New Toshiba SSDs belong to HG6 Series, have a SATA 6.0 Gbps interface and should appear on the market in March this year with yet unknown prices. During manufacture Toshiba decided to incorporate NAND chips that are created in the 19nm technology of 2nd generation. SSDs will be available in 2.5-inch mSATA and M.2 (single and double) packaging, and in capacities from 60 GB to 512 GB.
During yesterday an agreement was reached between Toshiba and CAA, by which Toshiba buys OCZ's technology related to solid state disk drives.
Toshiba have announced mass production of thin 2.5 inch drives with rotating plates. The housing of drive is only seven millimeters thin.
Toshiba launched their 8-inch tablet named Encore which comes with "full" version of Windows 8 at IFA. The tablet will come preinstalled with Windows 8.1, and will be on sale in the last quarter of this year.
Toshiba at IFA fair presented a line of L5 TVs. L5 line consists of 40, 50 and 58 inch models with a common characteristics such as Edge LED display technology, Full HD resolution, support for 3D (using active shutter glasses), the conversion of 2D content to 3D, an advanced system for image smoothing and series of other interesting features.
Toshiba has developed a special version of MRAM memory with low power consumption and high performance, intended for processors that are built into smartphones and tablets. MRAM is supposed to replace the conventional cache-based SRAM cells in SoC's. These SoC's should be spending up to two-thirds less energy due to the new technology. Admittedly, it is not clear whether the cost savings are related to the complete SoC's or only the cache.
One of my favorite movies is the move “Heat” (for multiple reasons) in this movie there is a scene where Tone Loc is talking to Al Pacino about one of the “bad guys” he makes a very telling comment; “But he goes on and on running down to me about how he ain't been doing nothin' and nothin's been going on and all this other bullshit, so right then and there I know: this cat's got somethin' goin' down.” The same can be said about companies and people that tell you how great things are all the time. This is what we are seeing in a rash of articles about how great the New iPad is and how Apple will dominate the market (tablet market) until 2016… This is odd as only a couple of weeks ago it was only through 2013.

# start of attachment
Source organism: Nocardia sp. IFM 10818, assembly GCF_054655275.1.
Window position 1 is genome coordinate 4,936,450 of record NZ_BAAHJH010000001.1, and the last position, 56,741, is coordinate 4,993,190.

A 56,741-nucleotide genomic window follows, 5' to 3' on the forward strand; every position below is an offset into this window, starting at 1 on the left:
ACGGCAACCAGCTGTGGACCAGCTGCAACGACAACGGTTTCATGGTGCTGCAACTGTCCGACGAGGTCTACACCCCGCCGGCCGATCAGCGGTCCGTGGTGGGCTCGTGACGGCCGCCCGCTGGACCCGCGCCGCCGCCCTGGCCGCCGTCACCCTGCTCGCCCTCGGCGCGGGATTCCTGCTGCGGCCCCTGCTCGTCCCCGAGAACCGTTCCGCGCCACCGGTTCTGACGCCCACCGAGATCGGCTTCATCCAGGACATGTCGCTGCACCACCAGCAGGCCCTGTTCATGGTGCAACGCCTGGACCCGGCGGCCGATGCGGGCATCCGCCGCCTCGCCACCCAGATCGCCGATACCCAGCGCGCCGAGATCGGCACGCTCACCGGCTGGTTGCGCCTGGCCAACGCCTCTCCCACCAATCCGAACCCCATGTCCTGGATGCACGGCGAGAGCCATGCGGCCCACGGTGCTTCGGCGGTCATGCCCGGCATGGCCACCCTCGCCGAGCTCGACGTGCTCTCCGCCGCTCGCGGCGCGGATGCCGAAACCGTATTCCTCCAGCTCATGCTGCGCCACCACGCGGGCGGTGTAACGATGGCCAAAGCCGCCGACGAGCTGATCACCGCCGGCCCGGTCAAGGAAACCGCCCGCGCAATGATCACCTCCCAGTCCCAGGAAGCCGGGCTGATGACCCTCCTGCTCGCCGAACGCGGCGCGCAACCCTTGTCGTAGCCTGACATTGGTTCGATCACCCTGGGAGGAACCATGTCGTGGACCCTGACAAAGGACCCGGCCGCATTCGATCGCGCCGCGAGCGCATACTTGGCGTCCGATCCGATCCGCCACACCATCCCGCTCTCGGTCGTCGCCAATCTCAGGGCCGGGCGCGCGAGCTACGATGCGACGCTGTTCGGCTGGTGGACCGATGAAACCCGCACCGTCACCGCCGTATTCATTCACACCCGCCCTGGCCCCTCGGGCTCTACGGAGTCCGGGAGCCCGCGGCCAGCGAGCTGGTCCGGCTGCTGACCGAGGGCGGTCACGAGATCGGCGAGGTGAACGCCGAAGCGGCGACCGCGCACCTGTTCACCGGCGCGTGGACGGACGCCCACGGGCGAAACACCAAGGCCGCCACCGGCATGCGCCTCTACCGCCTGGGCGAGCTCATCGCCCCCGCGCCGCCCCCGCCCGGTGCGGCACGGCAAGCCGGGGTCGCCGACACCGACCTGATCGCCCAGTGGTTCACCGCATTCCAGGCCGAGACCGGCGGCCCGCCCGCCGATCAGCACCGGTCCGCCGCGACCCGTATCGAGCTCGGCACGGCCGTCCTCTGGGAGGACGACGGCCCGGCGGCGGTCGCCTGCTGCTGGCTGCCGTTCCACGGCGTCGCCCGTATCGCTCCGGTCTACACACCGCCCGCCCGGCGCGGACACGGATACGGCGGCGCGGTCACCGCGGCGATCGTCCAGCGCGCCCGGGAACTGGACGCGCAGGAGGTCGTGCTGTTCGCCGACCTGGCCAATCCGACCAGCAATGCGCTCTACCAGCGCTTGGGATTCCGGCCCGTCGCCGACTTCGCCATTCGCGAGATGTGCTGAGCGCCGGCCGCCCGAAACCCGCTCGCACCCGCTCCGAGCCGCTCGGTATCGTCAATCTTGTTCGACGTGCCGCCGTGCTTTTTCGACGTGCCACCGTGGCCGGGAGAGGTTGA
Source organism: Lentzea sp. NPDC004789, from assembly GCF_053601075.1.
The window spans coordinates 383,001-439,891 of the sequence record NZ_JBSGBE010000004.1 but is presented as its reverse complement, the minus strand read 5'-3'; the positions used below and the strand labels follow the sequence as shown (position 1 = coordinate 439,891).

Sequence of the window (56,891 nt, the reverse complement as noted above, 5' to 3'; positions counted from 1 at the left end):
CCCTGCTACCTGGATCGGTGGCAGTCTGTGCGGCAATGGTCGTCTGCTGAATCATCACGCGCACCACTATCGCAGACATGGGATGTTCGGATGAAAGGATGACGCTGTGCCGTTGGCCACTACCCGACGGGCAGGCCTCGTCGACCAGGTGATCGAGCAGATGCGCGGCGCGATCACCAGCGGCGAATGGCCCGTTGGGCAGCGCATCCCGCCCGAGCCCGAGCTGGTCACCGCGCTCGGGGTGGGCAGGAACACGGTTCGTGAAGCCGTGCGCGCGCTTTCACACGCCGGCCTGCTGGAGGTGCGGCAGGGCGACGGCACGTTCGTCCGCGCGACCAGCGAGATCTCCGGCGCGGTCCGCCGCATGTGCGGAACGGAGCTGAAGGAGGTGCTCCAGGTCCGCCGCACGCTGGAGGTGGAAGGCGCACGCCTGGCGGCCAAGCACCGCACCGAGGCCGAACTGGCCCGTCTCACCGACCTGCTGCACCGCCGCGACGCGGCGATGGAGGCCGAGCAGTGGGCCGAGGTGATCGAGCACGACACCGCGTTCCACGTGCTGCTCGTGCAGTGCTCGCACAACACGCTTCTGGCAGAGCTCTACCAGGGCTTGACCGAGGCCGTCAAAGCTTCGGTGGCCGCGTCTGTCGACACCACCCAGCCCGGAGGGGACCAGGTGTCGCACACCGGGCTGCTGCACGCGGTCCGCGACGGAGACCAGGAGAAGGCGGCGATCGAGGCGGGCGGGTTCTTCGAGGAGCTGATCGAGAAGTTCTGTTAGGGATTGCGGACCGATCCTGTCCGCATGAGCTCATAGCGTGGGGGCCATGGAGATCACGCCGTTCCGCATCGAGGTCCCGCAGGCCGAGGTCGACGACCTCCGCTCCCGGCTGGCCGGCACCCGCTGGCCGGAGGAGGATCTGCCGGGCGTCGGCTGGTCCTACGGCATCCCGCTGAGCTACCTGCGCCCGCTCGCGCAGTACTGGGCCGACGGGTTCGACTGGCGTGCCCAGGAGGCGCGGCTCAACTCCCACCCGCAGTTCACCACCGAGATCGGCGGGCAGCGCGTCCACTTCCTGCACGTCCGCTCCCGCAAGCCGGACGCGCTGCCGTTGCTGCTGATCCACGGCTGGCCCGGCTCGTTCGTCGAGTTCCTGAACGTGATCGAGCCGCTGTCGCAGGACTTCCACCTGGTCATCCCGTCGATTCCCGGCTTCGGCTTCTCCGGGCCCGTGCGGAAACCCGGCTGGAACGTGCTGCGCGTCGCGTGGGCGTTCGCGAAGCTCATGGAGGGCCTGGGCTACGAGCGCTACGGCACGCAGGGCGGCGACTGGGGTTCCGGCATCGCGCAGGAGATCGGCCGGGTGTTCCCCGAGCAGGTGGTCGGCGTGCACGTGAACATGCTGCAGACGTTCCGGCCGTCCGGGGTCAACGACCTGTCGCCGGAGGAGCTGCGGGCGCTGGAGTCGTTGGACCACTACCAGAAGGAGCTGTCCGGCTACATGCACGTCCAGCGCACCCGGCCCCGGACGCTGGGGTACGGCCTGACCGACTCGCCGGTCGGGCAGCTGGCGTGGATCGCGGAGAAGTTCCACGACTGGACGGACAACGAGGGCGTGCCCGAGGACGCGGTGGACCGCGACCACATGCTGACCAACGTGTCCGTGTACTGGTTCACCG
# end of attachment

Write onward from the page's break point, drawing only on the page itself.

Toshiba has launched a new lineup of tablets under the name Excite. These are all Tegra 3 models and, for now, run Google’s Android 4. While everyone was unimpressed by the 10.1 tablet (its feature set is very similar to the rest of the crowd). What has really caught the eyes of the press is the rather large Excite 13 with is 13.3-inch IPS 1600x900 display. The common question is why go this large with a tablet screen?
As the devices we carry around with us get smaller and smaller there is going to be an increasing want (or need) for larger and faster portable storage devices. We have watched over the last few years as the storage capacity of USB flash drives (Pen Drives, Thumb Drives etc.) has grown rapidly. It was not that long ago that a 1-2GB drive was something to have. Now we have small flash drives in the 64, 128 and even 256GB range! Kingston has been one of the companies on the forefront if this charge into larger capacity and faster performance. We have tested out multiple products from them from encrypted storage devices to the hefty DTUltimate G2 32GB USB3.0 thumb drive. Now we have a new product on the bench from Kingston. This one is being sold under their performance name HyperX. The Drive boasts 64GB of storage and 225MB/s of read performance! If the paper is to be believed this is almost twice the performance of the DTUltimate G2, which topped out at around 116MB in our testing. Let’s dive in and see if the paper claims match the real world performance.
One thing that you can never seem to have enough of is storage. As more and more people store large image files, movies, music (I know a few that have over 3 TB of music!) it is even more critical. Now when you are back at home and have access to your desktop, a network attached Storage product etc there is no problem. The question is how do you move this data around with you when you are on the road and space on your laptop/slate is at a premium? The simple answer is some sort of small external storage. Fortunately there is no shortage of companies that make these. We have taken a look at our fair share of them; from external HDDs, to mini USB flash drives. Today we have a new product on the test bench. This is the 32GB DataTravler Ultimate G2 from Kingston. Nothing to get excites about right? Well this one might change your mind. The DT Ultimate is a USB 3.0 drive that boasts of read speeds over 100MB/s. So let’s see if the DT Ultimate can really do that the Marketing guys at Kingston say it can